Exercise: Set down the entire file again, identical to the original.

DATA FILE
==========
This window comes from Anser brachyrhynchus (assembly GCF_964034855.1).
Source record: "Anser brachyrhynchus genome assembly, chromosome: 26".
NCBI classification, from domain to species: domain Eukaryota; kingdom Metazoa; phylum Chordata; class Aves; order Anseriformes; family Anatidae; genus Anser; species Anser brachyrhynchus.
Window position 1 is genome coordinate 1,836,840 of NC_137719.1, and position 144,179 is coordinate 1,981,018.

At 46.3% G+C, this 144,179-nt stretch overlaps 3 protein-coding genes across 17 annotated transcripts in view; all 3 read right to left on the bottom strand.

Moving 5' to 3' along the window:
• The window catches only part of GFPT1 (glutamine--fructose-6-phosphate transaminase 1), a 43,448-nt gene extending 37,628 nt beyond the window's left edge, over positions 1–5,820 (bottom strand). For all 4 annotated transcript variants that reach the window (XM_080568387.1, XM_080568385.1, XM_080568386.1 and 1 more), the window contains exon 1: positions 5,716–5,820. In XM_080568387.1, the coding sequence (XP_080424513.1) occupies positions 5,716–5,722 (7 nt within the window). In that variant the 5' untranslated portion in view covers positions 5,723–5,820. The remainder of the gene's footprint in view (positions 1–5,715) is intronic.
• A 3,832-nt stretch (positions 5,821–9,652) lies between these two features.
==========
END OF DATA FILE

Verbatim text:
This window comes from Anser brachyrhynchus (assembly GCF_964034855.1).
Source record: "Anser brachyrhynchus genome assembly, chromosome: 26".
NCBI classification, from domain to species: domain Eukaryota; kingdom Metazoa; phylum Chordata; class Aves; order Anseriformes; family Anatidae; genus Anser; species Anser brachyrhynchus.
Window position 1 is genome coordinate 1,836,840 of NC_137719.1, and position 144,179 is coordinate 1,981,018.

At 46.3% G+C, this 144,179-nt stretch overlaps 3 protein-coding genes across 17 annotated transcripts in view; all 3 read right to left on the bottom strand.

Moving 5' to 3' along the window:
• The window catches only part of GFPT1 (glutamine--fructose-6-phosphate transaminase 1), a 43,448-nt gene extending 37,628 nt beyond the window's left edge, over positions 1–5,820 (bottom strand). For all 4 annotated transcript variants that reach the window (XM_080568387.1, XM_080568385.1, XM_080568386.1 and 1 more), the window contains exon 1: positions 5,716–5,820. In XM_080568387.1, the coding sequence (XP_080424513.1) occupies positions 5,716–5,722 (7 nt within the window). In that variant the 5' untranslated portion in view covers positions 5,723–5,820. The remainder of the gene's footprint in view (positions 1–5,715) is intronic.
• A 3,832-nt stretch (positions 5,821–9,652) lies between these two features.